Twin bills were short-term transferable securities issued to the bearer in hard copy. They comprised a tolar part, the face value being indexed by inflation, and a foreign currency part, denominated in DEM. Both parts were sold for tolars at a discount, each part at a different discount rate. At maturity one part was redeemed in tolars and the second part in DEM. Subscription was available to banks and via banks to households and enterprises. On the secondary market, each of the two parts could be traded separately. By introduction of this instrument in the second half of 1992, Banka Slovenije offered safe investment opportunities to non-banks as well. Through this instrument, the demand for foreign exchange by households and enterprises was satisfied to some extent. It also served as a learning opportunity to compare yields on tolar- and DEM-denominated investments in a period of a high level of “dollarization” in the banking sector. In fact, banks slowly experienced a sizable restructuring of deposits in favour of tolar-denominated deposits. The final (12th) issue of twin bills took place in April 1999, with redemption in March 2000.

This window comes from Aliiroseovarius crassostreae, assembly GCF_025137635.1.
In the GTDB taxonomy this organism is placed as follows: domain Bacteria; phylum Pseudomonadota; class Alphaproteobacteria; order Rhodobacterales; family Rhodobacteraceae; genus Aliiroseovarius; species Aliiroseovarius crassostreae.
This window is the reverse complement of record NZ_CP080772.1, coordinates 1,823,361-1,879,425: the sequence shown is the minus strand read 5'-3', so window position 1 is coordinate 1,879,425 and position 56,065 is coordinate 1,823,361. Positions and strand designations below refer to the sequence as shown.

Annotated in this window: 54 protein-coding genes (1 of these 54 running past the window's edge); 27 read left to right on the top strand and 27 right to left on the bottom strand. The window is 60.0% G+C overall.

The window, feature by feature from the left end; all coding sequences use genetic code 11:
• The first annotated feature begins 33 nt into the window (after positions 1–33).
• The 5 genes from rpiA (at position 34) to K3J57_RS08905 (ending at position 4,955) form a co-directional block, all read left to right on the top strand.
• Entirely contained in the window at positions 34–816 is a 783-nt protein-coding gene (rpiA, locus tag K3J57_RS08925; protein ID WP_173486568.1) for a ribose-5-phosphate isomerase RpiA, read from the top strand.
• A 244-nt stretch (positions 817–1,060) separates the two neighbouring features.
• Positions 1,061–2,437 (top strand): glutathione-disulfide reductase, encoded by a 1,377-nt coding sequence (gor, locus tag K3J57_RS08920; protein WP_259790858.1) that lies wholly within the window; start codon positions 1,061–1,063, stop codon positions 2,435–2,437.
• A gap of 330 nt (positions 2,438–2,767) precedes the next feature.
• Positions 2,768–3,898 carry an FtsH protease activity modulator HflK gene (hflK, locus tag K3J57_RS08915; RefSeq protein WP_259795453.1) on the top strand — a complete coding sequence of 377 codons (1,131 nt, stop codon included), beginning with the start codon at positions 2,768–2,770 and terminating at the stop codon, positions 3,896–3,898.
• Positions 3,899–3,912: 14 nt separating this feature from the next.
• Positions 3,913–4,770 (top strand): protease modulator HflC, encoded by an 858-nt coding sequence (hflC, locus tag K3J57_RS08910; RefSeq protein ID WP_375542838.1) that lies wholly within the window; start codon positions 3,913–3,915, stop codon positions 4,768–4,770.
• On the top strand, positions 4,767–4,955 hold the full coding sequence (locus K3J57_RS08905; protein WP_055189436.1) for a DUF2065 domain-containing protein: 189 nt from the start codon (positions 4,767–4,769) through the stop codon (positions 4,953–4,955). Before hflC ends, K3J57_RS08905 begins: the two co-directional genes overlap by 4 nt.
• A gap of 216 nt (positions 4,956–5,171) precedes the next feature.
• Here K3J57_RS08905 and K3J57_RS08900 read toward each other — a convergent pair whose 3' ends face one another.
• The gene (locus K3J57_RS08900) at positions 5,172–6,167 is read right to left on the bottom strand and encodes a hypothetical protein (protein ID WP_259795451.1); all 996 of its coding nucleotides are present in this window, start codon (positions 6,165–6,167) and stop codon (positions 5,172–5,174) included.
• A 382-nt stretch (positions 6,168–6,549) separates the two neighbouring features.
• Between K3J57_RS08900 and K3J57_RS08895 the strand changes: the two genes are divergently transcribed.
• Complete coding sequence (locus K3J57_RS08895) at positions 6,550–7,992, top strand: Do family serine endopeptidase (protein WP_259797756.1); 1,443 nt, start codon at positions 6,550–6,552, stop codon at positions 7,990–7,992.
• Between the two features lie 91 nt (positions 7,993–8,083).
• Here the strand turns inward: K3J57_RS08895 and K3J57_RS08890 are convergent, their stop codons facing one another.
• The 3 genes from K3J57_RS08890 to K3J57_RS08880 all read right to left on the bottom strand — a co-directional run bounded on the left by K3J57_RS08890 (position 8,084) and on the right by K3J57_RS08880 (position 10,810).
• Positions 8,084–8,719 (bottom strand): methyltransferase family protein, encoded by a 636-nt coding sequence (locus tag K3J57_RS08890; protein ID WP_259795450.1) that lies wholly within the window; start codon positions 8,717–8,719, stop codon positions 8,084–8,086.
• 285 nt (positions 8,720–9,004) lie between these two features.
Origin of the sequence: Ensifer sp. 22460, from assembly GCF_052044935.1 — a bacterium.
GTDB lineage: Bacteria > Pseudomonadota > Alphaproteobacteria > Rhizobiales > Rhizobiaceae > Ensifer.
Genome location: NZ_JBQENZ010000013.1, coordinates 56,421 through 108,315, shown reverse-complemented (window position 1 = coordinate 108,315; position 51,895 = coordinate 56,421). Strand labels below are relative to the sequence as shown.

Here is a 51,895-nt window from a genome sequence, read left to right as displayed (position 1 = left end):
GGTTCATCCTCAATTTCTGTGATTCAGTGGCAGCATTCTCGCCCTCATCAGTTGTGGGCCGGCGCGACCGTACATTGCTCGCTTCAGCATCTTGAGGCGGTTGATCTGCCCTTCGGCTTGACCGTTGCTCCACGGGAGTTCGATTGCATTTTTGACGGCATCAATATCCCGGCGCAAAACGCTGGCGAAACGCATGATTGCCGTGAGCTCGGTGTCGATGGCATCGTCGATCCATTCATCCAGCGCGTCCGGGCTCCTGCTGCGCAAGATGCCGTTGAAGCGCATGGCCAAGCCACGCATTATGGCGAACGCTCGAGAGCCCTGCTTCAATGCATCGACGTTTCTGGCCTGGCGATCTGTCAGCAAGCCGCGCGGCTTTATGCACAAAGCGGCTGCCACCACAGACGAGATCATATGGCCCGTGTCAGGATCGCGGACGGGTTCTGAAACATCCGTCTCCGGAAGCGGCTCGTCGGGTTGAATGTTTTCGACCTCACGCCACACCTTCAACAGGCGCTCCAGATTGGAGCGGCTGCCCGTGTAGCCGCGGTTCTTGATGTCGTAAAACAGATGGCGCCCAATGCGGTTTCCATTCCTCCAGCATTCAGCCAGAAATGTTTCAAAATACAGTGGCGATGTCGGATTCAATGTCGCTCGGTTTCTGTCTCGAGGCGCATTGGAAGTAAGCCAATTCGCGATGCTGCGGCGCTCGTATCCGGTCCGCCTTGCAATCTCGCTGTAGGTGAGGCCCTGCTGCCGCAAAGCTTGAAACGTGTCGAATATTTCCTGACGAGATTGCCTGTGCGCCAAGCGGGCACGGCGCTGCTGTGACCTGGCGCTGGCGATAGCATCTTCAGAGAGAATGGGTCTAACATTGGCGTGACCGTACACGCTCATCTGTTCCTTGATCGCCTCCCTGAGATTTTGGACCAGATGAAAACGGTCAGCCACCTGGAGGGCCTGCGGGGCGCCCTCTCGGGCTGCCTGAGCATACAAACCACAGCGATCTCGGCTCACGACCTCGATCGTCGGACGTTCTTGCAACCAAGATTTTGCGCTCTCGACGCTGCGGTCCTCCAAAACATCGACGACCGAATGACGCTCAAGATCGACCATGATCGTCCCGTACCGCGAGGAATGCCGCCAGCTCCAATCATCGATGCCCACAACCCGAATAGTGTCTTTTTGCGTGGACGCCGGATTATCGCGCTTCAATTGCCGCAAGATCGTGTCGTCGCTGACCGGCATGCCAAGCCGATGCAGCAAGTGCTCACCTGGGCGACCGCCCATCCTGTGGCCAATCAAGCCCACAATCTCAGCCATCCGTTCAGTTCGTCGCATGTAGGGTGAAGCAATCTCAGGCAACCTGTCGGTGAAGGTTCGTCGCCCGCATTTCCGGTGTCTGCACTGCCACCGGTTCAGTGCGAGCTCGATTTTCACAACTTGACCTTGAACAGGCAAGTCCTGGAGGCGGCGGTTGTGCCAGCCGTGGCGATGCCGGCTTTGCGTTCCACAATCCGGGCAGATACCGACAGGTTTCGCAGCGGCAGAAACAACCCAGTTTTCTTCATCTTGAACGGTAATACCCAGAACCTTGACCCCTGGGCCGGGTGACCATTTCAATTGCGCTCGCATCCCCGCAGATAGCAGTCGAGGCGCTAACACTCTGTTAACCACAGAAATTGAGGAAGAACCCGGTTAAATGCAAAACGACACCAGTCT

One of the most structured instruments ever designed by Banka Slovenije was the bill with warrants. These bills were transferable securities issued to the bearer, at first in hard copy and later on as dematerialized book-entry securities. In the year 1994, financial instruments were still widely indexed or denominated in foreign currencies. So Banka Slovenije decided to offer short-term securities with a maturity of six months, which were sold at a discount calculated in relation to the nominal interest rate. One to five warrants were attached to the tolar bill, depending on the duration of the investment (one warrant for each month until maturity). Each warrant acted as a hedge against higher inflation or a smaller rate of tolar depreciation than projected by the terms of the issued series of security. In this way inflation and nominal depreciation targeting was performed publicly, and owners of warrants were rewarded by extra discounts in the case of different results than projected. Bills with warrants were sold at auction, which served as a good basis for testing expectations about the accuracy of the central bank's projections, as well as for raising interest among investors for developments in the inflation and exchange rate. In the months when inflation was higher than projected (as a monthly average), holders of warrants could realize a bonus by buying tolar bills (without warrants) at an extra discount. Furthermore, in the months when tolar depreciation was smaller than projected, holders of warrants could realize an extra discount by purchasing foreign currency bills with a maturity of 180 days or more.